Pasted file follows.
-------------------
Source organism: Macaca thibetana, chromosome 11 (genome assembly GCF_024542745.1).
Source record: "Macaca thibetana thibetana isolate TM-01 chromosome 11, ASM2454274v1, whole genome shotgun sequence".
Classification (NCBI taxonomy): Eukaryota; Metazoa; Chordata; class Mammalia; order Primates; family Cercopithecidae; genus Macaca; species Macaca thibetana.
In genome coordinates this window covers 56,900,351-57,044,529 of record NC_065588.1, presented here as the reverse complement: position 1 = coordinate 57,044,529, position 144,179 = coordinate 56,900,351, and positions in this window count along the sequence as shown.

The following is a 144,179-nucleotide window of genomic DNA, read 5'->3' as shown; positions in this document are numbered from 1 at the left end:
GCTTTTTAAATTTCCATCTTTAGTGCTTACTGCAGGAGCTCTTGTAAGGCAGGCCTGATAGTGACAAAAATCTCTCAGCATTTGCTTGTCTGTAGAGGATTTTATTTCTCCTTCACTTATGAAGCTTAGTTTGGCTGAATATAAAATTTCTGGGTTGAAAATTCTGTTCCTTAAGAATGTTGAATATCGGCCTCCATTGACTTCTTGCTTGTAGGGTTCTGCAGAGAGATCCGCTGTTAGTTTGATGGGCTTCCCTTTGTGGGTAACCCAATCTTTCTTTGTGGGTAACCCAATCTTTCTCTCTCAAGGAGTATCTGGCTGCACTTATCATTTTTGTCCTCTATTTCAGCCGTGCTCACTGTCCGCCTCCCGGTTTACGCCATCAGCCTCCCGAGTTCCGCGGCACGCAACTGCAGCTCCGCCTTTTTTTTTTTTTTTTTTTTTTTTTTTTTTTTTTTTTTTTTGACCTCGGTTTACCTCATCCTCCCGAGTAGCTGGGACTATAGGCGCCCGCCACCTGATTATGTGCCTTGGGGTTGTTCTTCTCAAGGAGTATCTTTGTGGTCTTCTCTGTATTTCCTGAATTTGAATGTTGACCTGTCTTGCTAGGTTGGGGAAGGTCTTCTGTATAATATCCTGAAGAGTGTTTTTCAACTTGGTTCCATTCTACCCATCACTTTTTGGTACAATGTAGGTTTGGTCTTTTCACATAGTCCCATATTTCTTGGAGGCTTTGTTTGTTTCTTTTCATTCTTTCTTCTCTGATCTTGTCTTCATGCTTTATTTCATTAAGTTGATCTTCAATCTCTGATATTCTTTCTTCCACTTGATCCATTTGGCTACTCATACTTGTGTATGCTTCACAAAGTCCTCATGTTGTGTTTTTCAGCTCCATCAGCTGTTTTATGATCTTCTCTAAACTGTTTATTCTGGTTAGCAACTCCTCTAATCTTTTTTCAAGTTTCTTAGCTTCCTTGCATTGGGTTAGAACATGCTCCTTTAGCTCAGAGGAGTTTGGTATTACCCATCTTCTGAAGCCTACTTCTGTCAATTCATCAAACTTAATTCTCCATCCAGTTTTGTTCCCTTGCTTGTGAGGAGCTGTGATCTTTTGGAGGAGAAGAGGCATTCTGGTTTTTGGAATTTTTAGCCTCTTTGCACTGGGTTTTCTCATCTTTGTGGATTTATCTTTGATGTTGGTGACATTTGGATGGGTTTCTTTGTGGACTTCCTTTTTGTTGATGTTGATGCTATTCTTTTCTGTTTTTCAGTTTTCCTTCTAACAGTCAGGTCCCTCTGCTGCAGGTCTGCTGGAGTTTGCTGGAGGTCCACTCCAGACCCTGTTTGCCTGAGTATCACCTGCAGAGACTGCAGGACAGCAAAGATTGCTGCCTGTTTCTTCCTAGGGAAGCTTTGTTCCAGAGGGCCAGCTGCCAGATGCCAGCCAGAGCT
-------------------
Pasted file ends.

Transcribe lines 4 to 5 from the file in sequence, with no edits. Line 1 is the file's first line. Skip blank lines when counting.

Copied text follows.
In genome coordinates this window covers 56,900,351-57,044,529 of record NC_065588.1, presented here as the reverse complement: position 1 = coordinate 57,044,529, position 144,179 = coordinate 56,900,351, and positions in this window count along the sequence as shown.

The following is a 144,179-nucleotide window of genomic DNA, read 5'->3' as shown; positions in this document are numbered from 1 at the left end: